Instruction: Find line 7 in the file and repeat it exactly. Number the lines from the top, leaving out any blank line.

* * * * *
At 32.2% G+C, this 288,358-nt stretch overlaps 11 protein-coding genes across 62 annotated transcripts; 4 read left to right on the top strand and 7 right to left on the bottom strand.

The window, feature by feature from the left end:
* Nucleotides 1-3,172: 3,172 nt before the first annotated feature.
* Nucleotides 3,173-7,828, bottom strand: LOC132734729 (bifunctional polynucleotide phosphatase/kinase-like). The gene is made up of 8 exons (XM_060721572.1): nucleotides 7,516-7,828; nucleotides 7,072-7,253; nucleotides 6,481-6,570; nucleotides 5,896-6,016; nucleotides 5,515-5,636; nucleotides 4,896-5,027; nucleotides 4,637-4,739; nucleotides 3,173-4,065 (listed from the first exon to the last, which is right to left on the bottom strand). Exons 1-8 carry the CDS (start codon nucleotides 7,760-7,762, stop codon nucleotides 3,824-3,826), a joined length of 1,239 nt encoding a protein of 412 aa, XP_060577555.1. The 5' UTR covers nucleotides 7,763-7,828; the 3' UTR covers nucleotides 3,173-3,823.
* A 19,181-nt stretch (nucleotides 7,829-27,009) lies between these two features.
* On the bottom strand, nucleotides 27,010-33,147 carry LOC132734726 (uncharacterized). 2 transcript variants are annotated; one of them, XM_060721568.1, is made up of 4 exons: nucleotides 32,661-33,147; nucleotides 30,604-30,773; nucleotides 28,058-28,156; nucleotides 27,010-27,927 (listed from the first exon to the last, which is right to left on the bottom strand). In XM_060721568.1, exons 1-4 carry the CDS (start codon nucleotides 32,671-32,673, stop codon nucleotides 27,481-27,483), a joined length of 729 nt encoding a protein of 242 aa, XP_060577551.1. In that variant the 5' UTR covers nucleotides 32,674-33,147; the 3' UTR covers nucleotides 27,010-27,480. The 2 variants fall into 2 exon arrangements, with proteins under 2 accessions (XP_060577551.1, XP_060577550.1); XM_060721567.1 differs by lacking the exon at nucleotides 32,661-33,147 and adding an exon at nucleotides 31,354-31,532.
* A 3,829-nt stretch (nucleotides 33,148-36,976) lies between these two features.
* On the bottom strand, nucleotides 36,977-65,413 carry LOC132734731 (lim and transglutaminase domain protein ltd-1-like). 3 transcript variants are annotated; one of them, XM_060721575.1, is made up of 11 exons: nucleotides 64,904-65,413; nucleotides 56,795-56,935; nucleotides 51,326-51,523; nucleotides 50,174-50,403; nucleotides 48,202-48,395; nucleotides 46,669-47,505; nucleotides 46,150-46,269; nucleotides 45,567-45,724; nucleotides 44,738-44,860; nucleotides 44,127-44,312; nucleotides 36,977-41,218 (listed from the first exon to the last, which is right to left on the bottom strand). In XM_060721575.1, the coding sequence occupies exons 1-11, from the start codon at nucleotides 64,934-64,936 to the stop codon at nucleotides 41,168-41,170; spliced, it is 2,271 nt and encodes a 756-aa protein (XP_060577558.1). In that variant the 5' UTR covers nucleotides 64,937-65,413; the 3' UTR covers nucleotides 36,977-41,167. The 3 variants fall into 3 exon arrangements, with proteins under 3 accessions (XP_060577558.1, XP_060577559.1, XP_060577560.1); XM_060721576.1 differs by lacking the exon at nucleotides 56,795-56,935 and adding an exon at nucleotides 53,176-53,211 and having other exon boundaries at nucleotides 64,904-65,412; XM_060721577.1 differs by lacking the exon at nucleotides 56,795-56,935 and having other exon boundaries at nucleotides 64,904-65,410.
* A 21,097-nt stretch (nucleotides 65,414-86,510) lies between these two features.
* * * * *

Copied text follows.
* A 3,829-nt stretch (nucleotides 33,148-36,976) lies between these two features.